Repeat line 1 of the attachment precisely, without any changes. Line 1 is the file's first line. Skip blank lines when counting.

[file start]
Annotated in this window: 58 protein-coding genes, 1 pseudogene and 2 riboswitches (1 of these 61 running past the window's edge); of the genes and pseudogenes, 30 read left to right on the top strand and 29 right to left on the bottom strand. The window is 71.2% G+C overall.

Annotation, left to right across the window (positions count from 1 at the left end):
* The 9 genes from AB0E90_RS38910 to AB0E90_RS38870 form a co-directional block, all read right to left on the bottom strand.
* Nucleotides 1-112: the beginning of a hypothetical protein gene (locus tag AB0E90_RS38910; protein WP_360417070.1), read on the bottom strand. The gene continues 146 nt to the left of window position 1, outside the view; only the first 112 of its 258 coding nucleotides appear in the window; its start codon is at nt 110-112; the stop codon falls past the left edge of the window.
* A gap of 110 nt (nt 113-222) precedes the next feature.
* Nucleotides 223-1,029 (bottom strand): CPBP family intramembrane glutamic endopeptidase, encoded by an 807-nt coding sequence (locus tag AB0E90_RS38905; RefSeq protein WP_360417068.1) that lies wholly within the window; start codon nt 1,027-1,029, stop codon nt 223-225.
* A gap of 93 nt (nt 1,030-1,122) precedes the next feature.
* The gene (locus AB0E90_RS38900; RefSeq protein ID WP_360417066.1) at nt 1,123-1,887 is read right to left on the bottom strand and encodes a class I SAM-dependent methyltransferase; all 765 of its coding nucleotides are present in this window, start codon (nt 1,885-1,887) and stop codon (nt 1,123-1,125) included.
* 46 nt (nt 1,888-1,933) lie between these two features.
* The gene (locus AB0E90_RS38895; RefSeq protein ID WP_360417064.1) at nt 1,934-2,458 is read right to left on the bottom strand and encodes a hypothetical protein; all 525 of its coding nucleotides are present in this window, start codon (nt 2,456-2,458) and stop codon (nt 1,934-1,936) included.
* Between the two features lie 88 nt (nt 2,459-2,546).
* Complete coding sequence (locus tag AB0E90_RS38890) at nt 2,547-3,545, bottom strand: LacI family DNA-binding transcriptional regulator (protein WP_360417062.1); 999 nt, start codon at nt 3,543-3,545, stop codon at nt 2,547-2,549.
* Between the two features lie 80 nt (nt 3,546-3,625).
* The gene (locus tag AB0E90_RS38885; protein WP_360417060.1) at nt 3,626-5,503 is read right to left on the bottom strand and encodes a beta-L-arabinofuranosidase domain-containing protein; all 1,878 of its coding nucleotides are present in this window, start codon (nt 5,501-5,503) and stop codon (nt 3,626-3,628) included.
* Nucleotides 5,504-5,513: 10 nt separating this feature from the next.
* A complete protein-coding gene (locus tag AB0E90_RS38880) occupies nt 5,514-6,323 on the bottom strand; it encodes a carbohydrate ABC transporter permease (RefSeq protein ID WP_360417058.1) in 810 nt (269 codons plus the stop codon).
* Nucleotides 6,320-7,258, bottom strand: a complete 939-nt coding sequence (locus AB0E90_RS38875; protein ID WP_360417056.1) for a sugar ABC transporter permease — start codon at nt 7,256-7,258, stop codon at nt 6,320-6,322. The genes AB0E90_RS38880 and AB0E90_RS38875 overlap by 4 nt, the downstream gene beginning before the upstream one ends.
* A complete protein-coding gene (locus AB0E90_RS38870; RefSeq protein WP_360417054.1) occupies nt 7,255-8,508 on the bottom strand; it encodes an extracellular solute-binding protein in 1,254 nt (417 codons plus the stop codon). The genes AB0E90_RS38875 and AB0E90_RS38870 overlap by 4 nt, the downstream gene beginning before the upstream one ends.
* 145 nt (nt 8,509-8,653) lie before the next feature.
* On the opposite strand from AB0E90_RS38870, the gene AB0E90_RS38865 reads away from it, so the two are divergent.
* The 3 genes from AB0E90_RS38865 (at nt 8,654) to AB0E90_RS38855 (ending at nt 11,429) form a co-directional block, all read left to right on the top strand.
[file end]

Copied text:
Annotated in this window: 58 protein-coding genes, 1 pseudogene and 2 riboswitches (1 of these 61 running past the window's edge); of the genes and pseudogenes, 30 read left to right on the top strand and 29 right to left on the bottom strand. The window is 71.2% G+C overall.